Davis Hardware (later reverted to Jeffries Hardware when Lynn Jeffries bought it from the Davises and remained Jeffries after Rollin Pyles bought the business) was operated by Shreve Davis. Dr. H.C. Randall, a local dentist and flying machine specialist. who liked to buzz Columbia in his airplane, had his office upstairs over Jeffries Hardware. There were other offices, as well which I don't remember. The Columbia Masonic Lodge was on the top floor. If anyone can fill in names left out we would be more than happy to correct or add to.
Mister Bruce (as he was known) Montgomery and his son James, ran The First National Bank where I would be told by Dorothy Shelley that I needed to put some money in my account whenever I ran out. We just used counter checks in those days. Personalized checks were unheard of back then. Oh, and no overdrawn fees back then.
The Adair Co. News was in the corner Mr. Louis DeRossett was the editor and Bill Downs was the one who set the type on a old Linotype machine, a mechanical wonder, because it had so many moving parts to it.
Nell's Variety Store was a very famous place to buy candy when you only had pennies. It was owned and operated by by Willie and wife Irene Nell.
The White Cash Market owned and operated by two of Columbia's finest, Pete Walker of Democratic Party fame and "Dagwood "Gore, who later bought and ran the Columbia Candy Company that covered all the counties surrounding Adair and then some.
Owens Men's Wear was later in that building, (where Harvest Cafe) is now, was owned by Roy Owen, who I understand liked to play pranks, as well as Haskin Coomer.
Then there was The Men's Shop run by Herb Taylor and long time employee Reed Stone. The door next to it was The Women's Shop ran by Hattie Lee Willis.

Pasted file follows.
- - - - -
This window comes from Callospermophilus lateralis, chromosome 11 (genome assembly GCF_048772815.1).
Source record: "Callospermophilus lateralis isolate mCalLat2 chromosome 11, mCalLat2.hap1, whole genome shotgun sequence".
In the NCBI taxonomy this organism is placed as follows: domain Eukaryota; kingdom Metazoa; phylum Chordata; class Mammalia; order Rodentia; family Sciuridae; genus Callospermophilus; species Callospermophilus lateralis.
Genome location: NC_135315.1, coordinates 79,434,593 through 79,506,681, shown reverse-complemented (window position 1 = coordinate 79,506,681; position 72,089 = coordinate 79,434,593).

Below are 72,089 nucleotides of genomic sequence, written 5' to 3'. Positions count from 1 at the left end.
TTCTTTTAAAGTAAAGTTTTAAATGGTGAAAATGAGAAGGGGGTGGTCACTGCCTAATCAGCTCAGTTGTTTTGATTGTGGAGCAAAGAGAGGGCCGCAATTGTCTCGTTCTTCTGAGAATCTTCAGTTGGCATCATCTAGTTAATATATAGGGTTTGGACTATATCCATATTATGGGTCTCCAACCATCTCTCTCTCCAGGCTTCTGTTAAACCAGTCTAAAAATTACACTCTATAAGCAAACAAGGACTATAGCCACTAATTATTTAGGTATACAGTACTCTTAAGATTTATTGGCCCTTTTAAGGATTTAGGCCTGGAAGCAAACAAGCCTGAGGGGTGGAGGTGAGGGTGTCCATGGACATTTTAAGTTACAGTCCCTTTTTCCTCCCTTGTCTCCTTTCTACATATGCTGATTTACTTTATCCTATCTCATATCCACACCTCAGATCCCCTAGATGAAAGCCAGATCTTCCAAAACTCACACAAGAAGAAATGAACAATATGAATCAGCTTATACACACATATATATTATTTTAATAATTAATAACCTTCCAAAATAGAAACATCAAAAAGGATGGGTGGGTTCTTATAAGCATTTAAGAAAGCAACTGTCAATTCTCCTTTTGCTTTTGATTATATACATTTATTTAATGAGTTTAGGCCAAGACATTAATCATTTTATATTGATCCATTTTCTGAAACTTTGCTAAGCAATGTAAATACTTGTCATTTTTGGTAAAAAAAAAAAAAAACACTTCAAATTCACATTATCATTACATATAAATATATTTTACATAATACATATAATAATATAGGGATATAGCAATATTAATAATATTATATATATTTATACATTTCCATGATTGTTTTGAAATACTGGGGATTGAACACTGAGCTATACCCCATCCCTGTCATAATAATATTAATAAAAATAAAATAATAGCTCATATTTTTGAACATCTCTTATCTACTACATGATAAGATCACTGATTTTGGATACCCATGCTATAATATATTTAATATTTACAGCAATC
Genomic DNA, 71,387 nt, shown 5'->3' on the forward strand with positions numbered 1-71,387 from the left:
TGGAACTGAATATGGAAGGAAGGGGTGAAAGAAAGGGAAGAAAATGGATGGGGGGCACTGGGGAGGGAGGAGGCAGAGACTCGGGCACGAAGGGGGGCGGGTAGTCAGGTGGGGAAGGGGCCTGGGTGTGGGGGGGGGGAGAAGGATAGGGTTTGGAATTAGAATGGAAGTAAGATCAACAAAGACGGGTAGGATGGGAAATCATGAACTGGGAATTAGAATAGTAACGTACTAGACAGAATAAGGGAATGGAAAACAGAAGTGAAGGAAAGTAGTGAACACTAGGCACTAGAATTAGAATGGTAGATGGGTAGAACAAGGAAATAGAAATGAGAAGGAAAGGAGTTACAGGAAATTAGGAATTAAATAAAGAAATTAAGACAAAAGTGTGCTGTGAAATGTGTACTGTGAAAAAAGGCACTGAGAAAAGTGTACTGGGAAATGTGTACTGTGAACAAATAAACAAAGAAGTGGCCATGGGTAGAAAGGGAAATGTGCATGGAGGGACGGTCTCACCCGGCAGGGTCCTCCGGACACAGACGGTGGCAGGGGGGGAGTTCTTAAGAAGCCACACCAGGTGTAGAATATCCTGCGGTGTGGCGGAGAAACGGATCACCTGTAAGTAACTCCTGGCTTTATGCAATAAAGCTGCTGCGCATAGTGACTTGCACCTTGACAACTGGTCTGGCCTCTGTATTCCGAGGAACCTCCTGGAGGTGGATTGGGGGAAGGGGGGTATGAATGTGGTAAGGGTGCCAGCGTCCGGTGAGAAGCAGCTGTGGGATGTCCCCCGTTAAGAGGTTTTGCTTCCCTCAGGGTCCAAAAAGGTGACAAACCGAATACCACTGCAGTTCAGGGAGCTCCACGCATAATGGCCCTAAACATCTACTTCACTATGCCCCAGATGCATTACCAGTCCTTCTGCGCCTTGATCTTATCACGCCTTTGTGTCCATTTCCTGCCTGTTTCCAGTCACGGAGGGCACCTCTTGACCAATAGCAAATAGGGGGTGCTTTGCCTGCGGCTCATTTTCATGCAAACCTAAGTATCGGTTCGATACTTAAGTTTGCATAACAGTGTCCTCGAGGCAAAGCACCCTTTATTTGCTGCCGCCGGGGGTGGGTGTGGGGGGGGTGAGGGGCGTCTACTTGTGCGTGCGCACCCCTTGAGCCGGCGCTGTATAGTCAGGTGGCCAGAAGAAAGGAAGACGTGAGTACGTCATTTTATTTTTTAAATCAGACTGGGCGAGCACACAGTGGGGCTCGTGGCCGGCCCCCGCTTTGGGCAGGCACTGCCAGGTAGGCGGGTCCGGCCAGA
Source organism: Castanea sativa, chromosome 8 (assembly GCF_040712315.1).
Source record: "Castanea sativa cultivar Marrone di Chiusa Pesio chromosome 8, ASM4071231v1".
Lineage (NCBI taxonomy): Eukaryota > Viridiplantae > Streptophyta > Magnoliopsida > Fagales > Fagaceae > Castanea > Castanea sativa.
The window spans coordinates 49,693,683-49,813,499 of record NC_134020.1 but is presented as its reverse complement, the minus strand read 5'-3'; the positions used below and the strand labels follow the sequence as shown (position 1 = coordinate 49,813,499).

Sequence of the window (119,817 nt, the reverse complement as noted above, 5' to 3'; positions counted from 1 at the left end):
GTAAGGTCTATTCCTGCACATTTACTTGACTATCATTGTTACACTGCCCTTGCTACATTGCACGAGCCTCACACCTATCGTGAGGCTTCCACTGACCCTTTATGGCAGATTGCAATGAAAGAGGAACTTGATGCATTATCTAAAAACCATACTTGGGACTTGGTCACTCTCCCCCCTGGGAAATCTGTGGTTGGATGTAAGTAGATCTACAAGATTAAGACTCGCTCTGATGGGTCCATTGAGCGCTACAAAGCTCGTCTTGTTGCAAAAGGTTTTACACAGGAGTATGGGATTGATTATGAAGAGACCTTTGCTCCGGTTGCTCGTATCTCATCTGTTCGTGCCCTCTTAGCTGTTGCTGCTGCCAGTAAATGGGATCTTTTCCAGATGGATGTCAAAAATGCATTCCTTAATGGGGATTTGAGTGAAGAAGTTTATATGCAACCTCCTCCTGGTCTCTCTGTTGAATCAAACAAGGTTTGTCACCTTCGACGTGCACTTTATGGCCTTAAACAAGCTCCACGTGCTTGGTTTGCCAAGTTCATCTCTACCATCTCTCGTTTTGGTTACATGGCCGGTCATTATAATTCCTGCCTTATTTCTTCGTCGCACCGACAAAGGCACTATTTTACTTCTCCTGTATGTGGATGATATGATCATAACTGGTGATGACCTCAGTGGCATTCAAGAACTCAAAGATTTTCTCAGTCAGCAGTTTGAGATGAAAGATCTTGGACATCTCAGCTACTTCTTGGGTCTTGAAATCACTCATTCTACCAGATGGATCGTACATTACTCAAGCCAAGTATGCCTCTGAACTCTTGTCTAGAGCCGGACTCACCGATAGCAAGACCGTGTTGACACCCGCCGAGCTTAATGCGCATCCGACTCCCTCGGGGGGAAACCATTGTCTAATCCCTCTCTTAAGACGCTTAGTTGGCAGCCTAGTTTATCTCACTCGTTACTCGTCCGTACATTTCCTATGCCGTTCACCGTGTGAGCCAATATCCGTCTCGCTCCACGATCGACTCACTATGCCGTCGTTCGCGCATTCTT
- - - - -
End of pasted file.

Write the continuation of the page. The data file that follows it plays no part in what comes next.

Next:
Where the Harris Law Office, today, was Brown's Drug Store, operated by the Tom Brown family. In the morning all the society ladies gathered for coffee and smoking, caught up on the news, and planned bridge parties. At noon it was a favorite place to get lunch. And after school, Mr. Brown put up with all the Columbia Graded & High school kids and Lindsey Wilson College students.
The last store in this section was the Columbia Firestone Store, run by Howard Cheatham and later later ran by a Mr. Lamberth., who later moved to a new building built on Burkesville Street. Russell and Company on the next corner of Burkesville St. was run by Mable and Delmer Upchurch. Upstairs, the Adair County Board of Education had its headquarters. Uncle Harbert Walker was Superintendent when the Adair County High School and Col. Wm Casey was built, later there was John Dunbar, L.W. Cole, and maybe Mr. Wallace Coomer. Minnie Rubarts was one of the secretaries for the board.
(Note from Marsha Walker, July 20, 2014: "When Ralph got to Russell and Co., I began thinking of the Rialto Theater. I think it was owned by F.X. Merkely. We could attend the movie, buy a coke and popcorn, all for a quarter, as I remember it. Was it located where Columbia General Appliance was later? I remember seeing "Old Yeller" there. I also remember seeing Sat. afternoon cowboy movies at the Columbian. There was a period of time when Daniel Boone caps were given away by drawing names, and I never won one. --Marsha Walker) Then Columbia General Appliance, run by Gaspard and Evelyn Brockman. They had the Philco Appliance Dealership and the Lawnboy lawn mower franchise. They had a repair which made house calls to service Tv antennas, and they had a busy workshop repairing radios and Tvs in the back.